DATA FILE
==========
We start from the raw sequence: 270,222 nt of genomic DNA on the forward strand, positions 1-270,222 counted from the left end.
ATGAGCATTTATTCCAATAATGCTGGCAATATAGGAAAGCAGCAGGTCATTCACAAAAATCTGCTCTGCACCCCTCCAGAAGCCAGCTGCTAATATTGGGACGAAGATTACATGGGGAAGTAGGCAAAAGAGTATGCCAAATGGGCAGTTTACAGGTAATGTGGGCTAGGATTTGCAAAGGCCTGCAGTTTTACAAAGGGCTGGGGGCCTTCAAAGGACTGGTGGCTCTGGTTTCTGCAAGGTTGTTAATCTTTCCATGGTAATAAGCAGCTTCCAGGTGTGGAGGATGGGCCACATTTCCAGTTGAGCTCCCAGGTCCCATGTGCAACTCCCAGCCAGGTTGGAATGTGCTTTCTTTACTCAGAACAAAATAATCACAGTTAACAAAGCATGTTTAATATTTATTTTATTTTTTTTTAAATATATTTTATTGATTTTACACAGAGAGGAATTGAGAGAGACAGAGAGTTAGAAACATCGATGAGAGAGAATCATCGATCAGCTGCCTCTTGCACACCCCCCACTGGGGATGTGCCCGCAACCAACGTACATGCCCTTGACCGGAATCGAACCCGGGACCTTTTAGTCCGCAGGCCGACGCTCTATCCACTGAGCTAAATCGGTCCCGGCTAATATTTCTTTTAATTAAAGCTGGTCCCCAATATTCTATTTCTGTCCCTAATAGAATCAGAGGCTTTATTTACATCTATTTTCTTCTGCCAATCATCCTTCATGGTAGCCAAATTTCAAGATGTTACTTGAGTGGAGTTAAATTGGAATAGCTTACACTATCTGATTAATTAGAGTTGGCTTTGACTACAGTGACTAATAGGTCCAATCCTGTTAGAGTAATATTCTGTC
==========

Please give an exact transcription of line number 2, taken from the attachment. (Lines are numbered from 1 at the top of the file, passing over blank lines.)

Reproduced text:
ATGAGCATTTATTCCAATAATGCTGGCAATATAGGAAAGCAGCAGGTCATTCACAAAAATCTGCTCTGCACCCCTCCAGAAGCCAGCTGCTAATATTGGGACGAAGATTACATGGGGAAGTAGGCAAAAGAGTATGCCAAATGGGCAGTTTACAGGTAATGTGGGCTAGGATTTGCAAAGGCCTGCAGTTTTACAAAGGGCTGGGGGCCTTCAAAGGACTGGTGGCTCTGGTTTCTGCAAGGTTGTTAATCTTTCCATGGTAATAAGCAGCTTCCAGGTGTGGAGGATGGGCCACATTTCCAGTTGAGCTCCCAGGTCCCATGTGCAACTCCCAGCCAGGTTGGAATGTGCTTTCTTTACTCAGAACAAAATAATCACAGTTAACAAAGCATGTTTAATATTTATTTTATTTTTTTTTAAATATATTTTATTGATTTTACACAGAGAGGAATTGAGAGAGACAGAGAGTTAGAAACATCGATGAGAGAGAATCATCGATCAGCTGCCTCTTGCACACCCCCCACTGGGGATGTGCCCGCAACCAACGTACATGCCCTTGACCGGAATCGAACCCGGGACCTTTTAGTCCGCAGGCCGACGCTCTATCCACTGAGCTAAATCGGTCCCGGCTAATATTTCTTTTAATTAAAGCTGGTCCCCAATATTCTATTTCTGTCCCTAATAGAATCAGAGGCTTTATTTACATCTATTTTCTTCTGCCAATCATCCTTCATGGTAGCCAAATTTCAAGATGTTACTTGAGTGGAGTTAAATTGGAATAGCTTACACTATCTGATTAATTAGAGTTGGCTTTGACTACAGTGACTAATAGGTCCAATCCTGTTAGAGTAATATTCTGTC